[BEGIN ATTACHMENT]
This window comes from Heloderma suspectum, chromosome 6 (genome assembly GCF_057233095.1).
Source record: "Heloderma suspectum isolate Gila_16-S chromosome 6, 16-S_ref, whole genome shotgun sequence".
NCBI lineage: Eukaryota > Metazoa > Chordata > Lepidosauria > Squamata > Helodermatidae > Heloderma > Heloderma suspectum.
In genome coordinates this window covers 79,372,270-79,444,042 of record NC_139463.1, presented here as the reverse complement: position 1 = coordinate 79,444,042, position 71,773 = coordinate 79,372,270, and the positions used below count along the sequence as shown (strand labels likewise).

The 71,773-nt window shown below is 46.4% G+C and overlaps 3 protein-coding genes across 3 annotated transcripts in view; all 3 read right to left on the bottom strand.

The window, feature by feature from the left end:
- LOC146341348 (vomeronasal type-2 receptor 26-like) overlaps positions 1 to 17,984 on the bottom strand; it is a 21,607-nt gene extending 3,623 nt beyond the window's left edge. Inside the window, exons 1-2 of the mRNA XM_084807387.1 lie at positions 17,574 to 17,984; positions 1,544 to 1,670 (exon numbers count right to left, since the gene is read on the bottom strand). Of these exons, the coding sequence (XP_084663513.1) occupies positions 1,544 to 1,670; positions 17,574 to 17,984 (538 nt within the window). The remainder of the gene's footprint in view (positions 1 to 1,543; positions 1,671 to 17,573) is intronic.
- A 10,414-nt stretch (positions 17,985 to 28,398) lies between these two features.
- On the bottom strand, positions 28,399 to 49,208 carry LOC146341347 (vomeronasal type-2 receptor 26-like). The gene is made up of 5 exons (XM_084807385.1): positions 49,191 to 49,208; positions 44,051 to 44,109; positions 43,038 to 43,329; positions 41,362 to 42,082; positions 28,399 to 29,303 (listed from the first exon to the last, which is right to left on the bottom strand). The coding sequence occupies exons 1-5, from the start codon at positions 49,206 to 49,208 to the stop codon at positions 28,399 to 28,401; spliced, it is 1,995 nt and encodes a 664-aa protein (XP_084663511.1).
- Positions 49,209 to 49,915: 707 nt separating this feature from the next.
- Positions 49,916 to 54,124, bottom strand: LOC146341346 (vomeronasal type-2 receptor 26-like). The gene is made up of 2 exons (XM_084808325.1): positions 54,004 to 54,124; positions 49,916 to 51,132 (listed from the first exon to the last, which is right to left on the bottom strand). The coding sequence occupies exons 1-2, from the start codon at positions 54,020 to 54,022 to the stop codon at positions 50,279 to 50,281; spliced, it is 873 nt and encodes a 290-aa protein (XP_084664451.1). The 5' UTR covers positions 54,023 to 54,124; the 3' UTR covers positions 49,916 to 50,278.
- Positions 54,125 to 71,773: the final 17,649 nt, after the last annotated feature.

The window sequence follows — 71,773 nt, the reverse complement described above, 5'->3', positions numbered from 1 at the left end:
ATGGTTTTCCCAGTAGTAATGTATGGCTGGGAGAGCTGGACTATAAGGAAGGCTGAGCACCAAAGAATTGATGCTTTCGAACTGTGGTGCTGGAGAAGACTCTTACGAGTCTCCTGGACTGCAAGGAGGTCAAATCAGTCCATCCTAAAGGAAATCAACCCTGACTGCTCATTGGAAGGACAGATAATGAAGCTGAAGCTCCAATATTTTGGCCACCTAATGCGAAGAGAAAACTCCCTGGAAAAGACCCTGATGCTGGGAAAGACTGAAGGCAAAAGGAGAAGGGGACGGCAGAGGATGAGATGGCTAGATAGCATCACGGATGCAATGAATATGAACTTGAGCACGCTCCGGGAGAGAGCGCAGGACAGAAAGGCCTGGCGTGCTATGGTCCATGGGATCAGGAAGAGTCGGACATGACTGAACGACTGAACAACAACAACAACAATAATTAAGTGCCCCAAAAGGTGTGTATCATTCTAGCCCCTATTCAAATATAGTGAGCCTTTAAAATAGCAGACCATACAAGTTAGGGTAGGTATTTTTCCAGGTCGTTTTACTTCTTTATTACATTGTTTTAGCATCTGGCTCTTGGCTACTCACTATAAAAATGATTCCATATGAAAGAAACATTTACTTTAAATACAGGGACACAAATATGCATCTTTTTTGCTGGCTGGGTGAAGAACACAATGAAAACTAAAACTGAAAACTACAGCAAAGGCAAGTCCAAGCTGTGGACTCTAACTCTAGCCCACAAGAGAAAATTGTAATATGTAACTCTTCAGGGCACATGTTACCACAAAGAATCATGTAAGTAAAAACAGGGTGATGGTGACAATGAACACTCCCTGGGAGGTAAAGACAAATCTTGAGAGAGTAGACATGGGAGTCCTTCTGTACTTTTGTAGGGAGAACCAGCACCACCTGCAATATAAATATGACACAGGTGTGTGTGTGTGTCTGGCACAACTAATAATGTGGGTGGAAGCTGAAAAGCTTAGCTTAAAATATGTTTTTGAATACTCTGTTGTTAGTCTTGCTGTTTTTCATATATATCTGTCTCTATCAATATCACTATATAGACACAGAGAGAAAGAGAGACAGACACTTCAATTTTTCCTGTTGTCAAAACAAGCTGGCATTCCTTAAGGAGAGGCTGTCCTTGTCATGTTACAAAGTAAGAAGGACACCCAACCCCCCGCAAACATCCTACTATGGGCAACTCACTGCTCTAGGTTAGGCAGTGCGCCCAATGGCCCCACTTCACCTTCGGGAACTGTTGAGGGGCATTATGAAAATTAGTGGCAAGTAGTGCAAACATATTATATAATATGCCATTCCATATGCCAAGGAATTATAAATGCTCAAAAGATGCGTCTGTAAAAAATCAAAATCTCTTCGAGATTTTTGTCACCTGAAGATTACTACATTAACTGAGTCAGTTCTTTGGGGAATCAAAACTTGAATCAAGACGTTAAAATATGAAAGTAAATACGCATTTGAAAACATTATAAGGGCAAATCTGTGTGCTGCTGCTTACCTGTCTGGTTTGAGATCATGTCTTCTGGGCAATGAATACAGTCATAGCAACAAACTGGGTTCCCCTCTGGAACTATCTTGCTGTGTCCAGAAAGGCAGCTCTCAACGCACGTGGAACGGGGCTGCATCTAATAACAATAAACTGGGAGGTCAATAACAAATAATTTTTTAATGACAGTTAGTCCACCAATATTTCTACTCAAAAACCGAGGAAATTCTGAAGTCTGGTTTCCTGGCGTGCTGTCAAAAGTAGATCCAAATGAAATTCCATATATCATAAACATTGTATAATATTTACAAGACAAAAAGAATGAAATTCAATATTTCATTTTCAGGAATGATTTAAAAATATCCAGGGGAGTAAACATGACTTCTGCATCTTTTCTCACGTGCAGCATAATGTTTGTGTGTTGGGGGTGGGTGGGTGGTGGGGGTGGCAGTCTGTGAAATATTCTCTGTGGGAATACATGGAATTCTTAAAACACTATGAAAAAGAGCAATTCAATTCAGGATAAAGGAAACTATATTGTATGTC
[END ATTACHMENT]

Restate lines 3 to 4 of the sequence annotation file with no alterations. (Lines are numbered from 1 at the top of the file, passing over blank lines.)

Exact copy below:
NCBI lineage: Eukaryota > Metazoa > Chordata > Lepidosauria > Squamata > Helodermatidae > Heloderma > Heloderma suspectum.
In genome coordinates this window covers 79,372,270-79,444,042 of record NC_139463.1, presented here as the reverse complement: position 1 = coordinate 79,444,042, position 71,773 = coordinate 79,372,270, and the positions used below count along the sequence as shown (strand labels likewise).